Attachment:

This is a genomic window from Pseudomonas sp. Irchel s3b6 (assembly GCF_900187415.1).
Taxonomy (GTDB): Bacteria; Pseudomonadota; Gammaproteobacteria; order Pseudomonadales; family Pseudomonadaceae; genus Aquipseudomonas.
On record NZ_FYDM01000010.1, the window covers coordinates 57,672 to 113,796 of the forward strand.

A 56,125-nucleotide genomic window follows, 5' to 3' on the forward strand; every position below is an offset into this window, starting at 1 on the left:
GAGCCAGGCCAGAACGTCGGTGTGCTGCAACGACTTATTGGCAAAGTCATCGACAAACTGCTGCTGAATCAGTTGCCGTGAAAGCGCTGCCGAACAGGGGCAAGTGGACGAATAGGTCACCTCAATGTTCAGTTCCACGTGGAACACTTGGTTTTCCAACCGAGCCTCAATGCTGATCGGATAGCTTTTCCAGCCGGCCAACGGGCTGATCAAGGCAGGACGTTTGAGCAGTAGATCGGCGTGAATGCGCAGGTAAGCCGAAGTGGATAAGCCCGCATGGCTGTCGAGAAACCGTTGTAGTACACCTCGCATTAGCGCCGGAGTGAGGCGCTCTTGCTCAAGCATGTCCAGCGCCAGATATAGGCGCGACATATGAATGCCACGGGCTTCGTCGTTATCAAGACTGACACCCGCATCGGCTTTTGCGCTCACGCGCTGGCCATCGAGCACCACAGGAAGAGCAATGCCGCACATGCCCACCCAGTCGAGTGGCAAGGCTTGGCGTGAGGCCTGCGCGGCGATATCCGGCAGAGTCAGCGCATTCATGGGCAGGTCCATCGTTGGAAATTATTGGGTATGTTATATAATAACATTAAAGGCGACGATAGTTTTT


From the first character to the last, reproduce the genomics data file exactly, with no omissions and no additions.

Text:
This is a genomic window from Pseudomonas sp. Irchel s3b6 (assembly GCF_900187415.1).
Taxonomy (GTDB): Bacteria; Pseudomonadota; Gammaproteobacteria; order Pseudomonadales; family Pseudomonadaceae; genus Aquipseudomonas.
On record NZ_FYDM01000010.1, the window covers coordinates 57,672 to 113,796 of the forward strand.

A 56,125-nucleotide genomic window follows, 5' to 3' on the forward strand; every position below is an offset into this window, starting at 1 on the left:
GAGCCAGGCCAGAACGTCGGTGTGCTGCAACGACTTATTGGCAAAGTCATCGACAAACTGCTGCTGAATCAGTTGCCGTGAAAGCGCTGCCGAACAGGGGCAAGTGGACGAATAGGTCACCTCAATGTTCAGTTCCACGTGGAACACTTGGTTTTCCAACCGAGCCTCAATGCTGATCGGATAGCTTTTCCAGCCGGCCAACGGGCTGATCAAGGCAGGACGTTTGAGCAGTAGATCGGCGTGAATGCGCAGGTAAGCCGAAGTGGATAAGCCCGCATGGCTGTCGAGAAACCGTTGTAGTACACCTCGCATTAGCGCCGGAGTGAGGCGCTCTTGCTCAAGCATGTCCAGCGCCAGATATAGGCGCGACATATGAATGCCACGGGCTTCGTCGTTATCAAGACTGACACCCGCATCGGCTTTTGCGCTCACGCGCTGGCCATCGAGCACCACAGGAAGAGCAATGCCGCACATGCCCACCCAGTCGAGTGGCAAGGCTTGGCGTGAGGCCTGCGCGGCGATATCCGGCAGAGTCAGCGCATTCATGGGCAGGTCCATCGTTGGAAATTATTGGGTATGTTATATAATAACATTAAAGGCGACGATAGTTTTT